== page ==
Original Site Of The Meroe Head

Remove ads - become a member

Illustration

by Omar Zaki
published on 11 June 2013

This photo shows the location where the 'Meroe Head', being the head section of a statue of Augustus Caesar, was found by British Professor, John Garstang in 1910 CE. The head was located below the steps of the entrance of the temple in the Royal City of Meroe, which was sacked by Emperor Ezana of the Kingdom of Aksum in 350 CE. After Egypt was made a Roman province in the battle of Actium in 31 BCE, statues of Caesar were placed in Egyptian towns. When the Nubians launched attacks into Egypt in retaliation to the sacking of their city Napata, it is very likely the head was taken from one of these statues. It is believed the Nubians placed the head next to the main entrance so that its citizens would step on the head of Caesar as an act of insult, ironically this act helped perverse the quality of the head. The head itself and location it was found, shows the extent of the influence of Caesar deep into the upper Nile region.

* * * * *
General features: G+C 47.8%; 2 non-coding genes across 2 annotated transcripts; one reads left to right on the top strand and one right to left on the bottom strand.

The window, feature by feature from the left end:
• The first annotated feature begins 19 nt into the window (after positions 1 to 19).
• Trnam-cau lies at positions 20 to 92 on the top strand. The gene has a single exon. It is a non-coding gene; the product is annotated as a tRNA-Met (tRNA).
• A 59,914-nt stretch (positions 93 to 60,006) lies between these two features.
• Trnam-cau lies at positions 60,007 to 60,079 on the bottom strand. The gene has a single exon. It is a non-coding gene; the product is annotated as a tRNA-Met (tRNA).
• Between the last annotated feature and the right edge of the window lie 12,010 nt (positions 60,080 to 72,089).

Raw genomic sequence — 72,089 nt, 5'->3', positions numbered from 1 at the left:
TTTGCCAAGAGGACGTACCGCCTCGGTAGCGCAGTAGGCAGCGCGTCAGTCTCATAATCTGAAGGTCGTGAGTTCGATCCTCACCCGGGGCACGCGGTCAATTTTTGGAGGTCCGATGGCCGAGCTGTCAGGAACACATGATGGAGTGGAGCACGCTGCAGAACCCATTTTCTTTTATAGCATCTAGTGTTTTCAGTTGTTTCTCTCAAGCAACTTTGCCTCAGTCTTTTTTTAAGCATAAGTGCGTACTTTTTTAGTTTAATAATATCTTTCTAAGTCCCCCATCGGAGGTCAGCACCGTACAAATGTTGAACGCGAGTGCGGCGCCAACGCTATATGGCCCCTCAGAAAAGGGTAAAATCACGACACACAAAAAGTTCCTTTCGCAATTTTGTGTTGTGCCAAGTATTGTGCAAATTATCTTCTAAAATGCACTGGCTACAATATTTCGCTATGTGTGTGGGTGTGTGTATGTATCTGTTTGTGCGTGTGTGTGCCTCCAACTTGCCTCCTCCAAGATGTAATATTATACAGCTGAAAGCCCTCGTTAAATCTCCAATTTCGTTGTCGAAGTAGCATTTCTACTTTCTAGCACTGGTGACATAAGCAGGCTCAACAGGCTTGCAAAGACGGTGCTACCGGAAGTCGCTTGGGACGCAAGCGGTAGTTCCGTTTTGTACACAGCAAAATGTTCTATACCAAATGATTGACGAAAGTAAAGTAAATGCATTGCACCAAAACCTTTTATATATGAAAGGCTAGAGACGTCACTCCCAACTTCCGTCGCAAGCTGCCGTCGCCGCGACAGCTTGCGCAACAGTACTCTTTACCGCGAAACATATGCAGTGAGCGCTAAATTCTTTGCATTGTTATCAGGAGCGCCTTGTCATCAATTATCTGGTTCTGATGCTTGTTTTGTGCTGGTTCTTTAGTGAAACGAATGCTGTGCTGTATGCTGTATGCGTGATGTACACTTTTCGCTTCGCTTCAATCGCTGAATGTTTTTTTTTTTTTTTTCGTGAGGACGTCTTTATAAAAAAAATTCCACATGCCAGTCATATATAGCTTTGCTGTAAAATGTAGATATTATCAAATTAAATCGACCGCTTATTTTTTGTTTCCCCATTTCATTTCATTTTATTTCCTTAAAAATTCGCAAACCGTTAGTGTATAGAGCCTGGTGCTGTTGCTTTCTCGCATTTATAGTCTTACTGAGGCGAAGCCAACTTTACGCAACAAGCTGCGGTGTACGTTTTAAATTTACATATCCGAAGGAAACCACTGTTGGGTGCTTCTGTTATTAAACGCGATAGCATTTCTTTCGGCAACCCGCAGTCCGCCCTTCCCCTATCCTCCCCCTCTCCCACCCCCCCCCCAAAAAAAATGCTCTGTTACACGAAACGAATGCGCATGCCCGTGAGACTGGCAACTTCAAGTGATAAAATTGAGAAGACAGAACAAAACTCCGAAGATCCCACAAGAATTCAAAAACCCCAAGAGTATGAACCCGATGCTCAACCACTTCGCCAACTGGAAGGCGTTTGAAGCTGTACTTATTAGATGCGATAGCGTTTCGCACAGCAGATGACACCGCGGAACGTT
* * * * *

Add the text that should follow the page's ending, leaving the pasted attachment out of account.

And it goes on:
Share This


Image License

Copyright, fair use: This content is protected by copyright. We believe that this reproduction constitutes fair use because: it is published for non-commercial educational purposes; no public domain copies are available of this material; only a small section of the work is reproduced in inferior quality; and this reproduction will not reduce the market for or value of the original work in any way.

Read the licensing terms for more information on how to use this image legally.

Commercial Use

For commercial use, please contact the editors by email () to discuss whether this image can be licensed.

If you are not sure whether your project is commercial then please also get in touch for clarification.

Advertisement

Remove ads - become a member